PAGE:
Death: Photography 1994-2011 is a collection of images by Japanese photographer Tsurisaki Kiyotaka. Since 1994, Kiyotaka has specialised exclusively in photographing corpses, and the book contains photos of accident victims, crime scenes, mortuaries, and funerals.
Most of the images were taken in South America, which has a long cultural association with death, from the traditional Dia de Muertos festival to the exploitative 'prensa roja' tabloids. The book begins, however, with a series of grisly photographs from Thailand, mostly depicting fatal car crashes.
Kiyotaka's photographs are remarkable largely for their shocking subjects rather than for their artistic quality. The single exception - Kiyotaka's only manipulated image - is a double-exposure depicting a foetus being removed from its mother's body in Colombia. Aside from this self-consciously artistic composition, most of the photographs resemble those in the book Death Scenes.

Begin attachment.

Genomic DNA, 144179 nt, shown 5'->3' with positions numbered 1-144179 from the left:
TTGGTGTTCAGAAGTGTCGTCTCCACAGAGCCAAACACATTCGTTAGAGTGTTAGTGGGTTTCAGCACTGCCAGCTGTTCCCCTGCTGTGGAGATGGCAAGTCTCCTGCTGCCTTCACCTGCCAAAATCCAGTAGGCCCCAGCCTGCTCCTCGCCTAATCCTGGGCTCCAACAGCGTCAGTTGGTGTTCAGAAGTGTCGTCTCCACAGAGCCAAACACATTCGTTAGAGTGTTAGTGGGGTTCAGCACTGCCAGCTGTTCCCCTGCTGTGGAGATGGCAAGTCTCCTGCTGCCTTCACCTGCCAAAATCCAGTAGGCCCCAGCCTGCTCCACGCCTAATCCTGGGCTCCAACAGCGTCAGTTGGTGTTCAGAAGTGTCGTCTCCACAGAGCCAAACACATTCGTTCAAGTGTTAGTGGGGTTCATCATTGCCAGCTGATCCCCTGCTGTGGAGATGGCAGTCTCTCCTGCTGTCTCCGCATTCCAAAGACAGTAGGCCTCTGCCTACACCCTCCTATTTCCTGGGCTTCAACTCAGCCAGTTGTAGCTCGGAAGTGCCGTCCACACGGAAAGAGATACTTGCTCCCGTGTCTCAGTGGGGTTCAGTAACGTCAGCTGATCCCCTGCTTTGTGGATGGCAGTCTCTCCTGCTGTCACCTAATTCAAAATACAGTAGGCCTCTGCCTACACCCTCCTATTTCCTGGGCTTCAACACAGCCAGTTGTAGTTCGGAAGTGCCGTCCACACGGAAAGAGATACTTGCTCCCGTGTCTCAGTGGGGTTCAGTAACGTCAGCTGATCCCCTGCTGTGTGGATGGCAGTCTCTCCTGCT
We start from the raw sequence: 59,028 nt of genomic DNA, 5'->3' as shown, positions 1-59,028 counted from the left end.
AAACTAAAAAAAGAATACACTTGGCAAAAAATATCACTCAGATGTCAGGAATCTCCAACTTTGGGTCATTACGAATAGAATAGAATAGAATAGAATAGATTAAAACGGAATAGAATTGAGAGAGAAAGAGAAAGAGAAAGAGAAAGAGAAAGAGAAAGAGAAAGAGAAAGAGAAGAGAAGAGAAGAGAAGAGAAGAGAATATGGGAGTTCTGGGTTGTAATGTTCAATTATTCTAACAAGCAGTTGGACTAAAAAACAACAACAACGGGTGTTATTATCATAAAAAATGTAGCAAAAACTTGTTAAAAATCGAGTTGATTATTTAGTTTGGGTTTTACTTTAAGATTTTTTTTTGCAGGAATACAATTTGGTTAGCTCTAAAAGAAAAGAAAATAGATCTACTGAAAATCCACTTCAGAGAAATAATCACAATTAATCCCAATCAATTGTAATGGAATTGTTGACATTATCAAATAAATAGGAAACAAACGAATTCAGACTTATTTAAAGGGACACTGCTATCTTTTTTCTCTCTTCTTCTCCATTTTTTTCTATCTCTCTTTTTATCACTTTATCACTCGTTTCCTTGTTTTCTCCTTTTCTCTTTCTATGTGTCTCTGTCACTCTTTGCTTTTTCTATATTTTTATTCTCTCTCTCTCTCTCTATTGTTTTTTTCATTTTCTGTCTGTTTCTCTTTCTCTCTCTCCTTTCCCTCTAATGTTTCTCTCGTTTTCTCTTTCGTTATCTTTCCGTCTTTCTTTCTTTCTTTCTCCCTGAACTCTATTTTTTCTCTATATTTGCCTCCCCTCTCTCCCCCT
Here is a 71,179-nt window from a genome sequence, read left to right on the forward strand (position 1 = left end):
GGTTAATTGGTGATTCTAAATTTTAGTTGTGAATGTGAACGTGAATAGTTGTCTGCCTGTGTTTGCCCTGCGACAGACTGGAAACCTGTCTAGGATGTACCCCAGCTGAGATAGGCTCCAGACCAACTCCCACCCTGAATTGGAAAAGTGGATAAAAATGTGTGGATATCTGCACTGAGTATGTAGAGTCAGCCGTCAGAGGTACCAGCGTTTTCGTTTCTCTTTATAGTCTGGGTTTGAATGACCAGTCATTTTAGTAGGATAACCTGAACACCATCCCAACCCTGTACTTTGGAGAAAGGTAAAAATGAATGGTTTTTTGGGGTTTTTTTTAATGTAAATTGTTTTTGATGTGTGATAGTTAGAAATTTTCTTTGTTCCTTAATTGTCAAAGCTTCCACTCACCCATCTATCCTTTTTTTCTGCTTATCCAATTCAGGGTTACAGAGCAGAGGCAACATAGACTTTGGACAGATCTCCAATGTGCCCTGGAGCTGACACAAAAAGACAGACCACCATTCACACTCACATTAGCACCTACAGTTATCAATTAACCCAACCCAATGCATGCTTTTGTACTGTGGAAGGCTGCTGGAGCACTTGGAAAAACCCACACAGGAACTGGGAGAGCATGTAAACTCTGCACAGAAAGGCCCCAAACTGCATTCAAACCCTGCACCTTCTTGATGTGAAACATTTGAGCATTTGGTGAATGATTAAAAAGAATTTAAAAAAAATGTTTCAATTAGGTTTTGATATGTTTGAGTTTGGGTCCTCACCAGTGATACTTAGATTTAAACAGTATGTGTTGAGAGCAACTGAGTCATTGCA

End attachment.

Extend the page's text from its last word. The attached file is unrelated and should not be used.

Other photographers have also produced works examining the taboo surrounding death, notably Andres Serrano's aestheticised Morgue images and Joel-Peter Witkin's tableaux of dismembered bodies. Kiyotaka's work is perhaps most similar to Sally Mann's recent series What Remains. (Serrano and other death photographers were profiled in a Channel 4 documentary, Vile Bodies: The Dead, in 1998.)